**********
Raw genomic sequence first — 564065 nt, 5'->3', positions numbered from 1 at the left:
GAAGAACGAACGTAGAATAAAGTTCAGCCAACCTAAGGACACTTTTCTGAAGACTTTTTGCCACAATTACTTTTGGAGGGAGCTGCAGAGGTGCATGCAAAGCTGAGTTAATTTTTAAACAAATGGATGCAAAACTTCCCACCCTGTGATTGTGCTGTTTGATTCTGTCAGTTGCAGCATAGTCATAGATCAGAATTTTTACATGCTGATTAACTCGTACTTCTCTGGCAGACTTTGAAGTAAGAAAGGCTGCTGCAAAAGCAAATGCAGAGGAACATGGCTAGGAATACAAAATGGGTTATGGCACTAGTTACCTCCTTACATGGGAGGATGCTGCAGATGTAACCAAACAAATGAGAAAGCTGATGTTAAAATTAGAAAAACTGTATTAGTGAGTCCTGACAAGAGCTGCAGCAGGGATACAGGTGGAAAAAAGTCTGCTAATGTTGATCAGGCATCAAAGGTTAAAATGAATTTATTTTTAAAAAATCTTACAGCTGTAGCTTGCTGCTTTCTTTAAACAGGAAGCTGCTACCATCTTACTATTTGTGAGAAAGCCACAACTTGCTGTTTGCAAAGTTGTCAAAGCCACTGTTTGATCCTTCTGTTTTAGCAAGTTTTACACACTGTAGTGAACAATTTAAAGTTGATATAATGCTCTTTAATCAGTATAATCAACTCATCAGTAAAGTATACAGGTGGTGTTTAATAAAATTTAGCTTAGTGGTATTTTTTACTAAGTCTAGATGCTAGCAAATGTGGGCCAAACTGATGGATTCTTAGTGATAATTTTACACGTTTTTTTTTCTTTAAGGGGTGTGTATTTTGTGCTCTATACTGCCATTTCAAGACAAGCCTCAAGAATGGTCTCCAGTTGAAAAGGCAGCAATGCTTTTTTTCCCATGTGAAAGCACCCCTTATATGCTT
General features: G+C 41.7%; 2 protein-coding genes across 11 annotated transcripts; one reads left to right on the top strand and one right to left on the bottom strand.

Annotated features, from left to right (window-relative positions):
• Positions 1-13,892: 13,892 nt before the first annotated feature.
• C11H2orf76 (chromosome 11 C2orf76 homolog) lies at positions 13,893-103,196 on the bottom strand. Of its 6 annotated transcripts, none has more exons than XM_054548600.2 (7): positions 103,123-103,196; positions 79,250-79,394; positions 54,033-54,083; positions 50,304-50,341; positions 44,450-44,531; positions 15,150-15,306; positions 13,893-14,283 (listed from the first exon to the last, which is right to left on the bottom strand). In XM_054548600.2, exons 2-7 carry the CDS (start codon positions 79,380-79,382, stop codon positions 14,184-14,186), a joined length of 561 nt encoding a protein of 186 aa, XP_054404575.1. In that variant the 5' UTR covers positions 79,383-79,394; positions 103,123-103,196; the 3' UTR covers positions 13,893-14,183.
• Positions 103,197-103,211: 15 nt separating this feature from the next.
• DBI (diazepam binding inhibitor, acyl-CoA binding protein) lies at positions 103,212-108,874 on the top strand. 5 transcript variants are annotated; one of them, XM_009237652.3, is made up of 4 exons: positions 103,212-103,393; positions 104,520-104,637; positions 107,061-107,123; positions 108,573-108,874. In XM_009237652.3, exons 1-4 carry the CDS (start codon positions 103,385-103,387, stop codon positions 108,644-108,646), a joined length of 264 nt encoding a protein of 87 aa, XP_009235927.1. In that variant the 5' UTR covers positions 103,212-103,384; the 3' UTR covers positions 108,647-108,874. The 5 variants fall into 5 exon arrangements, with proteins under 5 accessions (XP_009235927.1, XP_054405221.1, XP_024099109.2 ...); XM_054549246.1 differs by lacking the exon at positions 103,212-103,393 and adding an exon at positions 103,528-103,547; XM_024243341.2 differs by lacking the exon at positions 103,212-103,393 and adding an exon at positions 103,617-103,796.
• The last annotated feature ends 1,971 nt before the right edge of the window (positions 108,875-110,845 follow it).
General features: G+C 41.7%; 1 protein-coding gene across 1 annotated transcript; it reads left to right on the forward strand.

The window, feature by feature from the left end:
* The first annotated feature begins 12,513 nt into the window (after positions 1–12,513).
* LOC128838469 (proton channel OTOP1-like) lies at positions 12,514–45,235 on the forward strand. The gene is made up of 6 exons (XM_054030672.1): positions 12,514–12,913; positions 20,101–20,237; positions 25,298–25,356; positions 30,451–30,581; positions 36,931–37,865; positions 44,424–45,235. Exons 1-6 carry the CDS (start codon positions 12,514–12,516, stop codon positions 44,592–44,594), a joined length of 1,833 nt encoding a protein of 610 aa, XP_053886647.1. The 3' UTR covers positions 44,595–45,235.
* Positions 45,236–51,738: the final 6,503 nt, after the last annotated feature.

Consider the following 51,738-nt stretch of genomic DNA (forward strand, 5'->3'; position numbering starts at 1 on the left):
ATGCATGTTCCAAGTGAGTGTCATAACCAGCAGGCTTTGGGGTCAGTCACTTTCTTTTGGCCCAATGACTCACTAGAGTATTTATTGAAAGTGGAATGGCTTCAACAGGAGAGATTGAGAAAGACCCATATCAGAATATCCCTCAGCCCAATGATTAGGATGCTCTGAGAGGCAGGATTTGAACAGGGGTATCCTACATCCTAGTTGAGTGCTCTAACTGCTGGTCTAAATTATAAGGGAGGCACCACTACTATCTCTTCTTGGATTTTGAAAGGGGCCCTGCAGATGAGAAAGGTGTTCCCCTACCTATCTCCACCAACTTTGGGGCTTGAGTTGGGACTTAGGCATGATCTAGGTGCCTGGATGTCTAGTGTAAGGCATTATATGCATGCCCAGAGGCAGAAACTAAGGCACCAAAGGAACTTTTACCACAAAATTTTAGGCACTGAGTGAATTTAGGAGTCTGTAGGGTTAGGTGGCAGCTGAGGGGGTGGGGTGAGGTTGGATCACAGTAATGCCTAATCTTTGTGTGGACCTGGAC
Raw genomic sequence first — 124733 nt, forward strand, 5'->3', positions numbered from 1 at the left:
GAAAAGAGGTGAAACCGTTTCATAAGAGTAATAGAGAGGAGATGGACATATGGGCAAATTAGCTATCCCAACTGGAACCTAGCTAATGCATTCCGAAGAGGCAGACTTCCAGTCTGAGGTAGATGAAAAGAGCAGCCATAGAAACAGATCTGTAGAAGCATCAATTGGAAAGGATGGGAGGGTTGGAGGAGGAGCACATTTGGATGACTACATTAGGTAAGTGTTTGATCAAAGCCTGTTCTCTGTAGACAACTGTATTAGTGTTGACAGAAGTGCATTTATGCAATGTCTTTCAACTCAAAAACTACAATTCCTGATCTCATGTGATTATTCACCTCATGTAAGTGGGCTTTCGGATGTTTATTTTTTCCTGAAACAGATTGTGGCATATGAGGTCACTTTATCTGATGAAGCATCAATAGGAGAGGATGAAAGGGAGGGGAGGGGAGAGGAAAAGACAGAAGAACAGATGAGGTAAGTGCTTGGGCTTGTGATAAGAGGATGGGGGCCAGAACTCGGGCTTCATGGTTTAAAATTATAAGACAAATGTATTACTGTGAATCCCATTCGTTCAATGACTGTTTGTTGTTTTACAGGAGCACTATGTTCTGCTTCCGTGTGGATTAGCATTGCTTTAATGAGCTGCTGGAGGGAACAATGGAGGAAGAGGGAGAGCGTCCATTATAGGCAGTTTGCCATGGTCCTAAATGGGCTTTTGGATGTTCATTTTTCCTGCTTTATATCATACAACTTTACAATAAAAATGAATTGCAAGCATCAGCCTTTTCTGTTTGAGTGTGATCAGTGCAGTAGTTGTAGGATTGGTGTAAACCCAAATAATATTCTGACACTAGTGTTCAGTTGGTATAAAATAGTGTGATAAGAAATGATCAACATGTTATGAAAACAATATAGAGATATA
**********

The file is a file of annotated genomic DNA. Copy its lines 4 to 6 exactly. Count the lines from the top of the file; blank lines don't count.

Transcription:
Annotated features, from left to right (window-relative positions):
• Positions 1-13,892: 13,892 nt before the first annotated feature.
• C11H2orf76 (chromosome 11 C2orf76 homolog) lies at positions 13,893-103,196 on the bottom strand. Of its 6 annotated transcripts, none has more exons than XM_054548600.2 (7): positions 103,123-103,196; positions 79,250-79,394; positions 54,033-54,083; positions 50,304-50,341; positions 44,450-44,531; positions 15,150-15,306; positions 13,893-14,283 (listed from the first exon to the last, which is right to left on the bottom strand). In XM_054548600.2, exons 2-7 carry the CDS (start codon positions 79,380-79,382, stop codon positions 14,184-14,186), a joined length of 561 nt encoding a protein of 186 aa, XP_054404575.1. In that variant the 5' UTR covers positions 79,383-79,394; positions 103,123-103,196; the 3' UTR covers positions 13,893-14,183.